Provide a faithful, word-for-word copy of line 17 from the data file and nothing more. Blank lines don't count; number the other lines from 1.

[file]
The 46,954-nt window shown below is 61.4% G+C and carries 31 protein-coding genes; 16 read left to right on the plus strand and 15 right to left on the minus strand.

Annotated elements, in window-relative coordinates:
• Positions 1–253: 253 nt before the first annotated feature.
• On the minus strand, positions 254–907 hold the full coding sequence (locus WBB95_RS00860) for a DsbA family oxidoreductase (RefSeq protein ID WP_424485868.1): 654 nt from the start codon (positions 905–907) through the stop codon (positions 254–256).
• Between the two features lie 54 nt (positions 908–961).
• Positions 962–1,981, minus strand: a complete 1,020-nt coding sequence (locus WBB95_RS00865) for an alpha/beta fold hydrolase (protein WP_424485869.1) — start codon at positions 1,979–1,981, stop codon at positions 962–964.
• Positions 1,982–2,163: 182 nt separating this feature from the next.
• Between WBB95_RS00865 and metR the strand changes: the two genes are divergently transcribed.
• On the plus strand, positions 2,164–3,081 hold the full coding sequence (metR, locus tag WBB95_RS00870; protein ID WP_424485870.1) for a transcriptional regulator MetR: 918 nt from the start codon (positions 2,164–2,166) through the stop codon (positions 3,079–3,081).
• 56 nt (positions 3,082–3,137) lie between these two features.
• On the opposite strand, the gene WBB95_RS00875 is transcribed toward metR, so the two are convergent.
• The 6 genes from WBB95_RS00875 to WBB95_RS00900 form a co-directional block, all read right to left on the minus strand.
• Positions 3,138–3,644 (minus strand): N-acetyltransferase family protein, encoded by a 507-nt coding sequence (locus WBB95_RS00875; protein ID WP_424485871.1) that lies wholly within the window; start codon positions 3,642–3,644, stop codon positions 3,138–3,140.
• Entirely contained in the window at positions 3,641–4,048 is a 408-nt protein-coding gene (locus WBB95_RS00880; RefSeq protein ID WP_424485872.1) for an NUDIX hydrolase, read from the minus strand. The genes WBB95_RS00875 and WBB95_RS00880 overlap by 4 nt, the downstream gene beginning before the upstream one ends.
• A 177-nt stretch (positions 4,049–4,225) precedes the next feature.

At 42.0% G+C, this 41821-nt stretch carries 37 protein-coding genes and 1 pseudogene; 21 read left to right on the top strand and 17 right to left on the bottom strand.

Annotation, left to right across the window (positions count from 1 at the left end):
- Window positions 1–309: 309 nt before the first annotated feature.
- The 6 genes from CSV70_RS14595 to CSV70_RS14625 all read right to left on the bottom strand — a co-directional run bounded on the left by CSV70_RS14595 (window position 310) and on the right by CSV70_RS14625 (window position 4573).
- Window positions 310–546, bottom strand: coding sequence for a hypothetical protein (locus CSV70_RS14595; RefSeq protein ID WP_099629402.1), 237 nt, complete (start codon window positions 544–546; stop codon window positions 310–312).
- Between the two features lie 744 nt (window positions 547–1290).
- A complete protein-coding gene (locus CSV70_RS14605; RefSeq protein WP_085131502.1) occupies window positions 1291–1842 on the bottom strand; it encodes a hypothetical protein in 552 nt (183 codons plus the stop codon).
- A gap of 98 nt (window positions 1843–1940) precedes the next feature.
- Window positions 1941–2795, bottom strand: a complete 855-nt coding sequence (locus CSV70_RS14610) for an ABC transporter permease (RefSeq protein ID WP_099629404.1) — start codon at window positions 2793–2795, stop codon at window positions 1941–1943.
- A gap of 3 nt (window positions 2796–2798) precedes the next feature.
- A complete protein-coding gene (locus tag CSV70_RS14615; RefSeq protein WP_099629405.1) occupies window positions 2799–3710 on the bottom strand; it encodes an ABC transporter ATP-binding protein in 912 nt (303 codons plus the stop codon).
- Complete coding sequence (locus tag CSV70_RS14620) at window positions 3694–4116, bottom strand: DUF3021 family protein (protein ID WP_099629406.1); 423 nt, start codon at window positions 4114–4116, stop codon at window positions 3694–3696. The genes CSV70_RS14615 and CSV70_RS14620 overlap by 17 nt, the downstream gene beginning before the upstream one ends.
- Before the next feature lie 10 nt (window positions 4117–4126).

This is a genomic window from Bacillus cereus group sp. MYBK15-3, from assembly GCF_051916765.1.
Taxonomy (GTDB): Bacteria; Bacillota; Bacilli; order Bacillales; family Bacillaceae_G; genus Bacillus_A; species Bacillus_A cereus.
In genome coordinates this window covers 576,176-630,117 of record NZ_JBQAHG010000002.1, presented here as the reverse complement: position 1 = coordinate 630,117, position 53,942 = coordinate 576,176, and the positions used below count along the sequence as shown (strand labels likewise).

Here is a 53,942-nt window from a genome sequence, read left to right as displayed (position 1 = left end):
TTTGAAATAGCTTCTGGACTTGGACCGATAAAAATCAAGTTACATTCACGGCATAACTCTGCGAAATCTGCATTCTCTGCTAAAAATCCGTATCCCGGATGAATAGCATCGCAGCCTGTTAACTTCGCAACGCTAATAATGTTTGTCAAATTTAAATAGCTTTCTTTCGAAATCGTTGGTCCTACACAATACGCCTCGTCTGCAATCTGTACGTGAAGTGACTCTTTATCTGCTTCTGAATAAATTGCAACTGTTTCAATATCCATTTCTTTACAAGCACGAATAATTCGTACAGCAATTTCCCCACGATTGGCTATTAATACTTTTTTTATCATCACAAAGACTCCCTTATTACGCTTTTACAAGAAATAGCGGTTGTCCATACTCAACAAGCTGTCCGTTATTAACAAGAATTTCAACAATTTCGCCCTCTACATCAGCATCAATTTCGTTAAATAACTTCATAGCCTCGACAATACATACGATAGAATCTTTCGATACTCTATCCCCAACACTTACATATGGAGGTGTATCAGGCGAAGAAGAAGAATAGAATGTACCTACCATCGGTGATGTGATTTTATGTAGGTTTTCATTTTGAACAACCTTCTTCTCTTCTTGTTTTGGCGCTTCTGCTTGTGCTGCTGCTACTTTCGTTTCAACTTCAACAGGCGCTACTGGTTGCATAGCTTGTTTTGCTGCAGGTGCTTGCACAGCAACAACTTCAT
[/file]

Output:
Annotation, left to right across the window (positions count from 1 at the left end):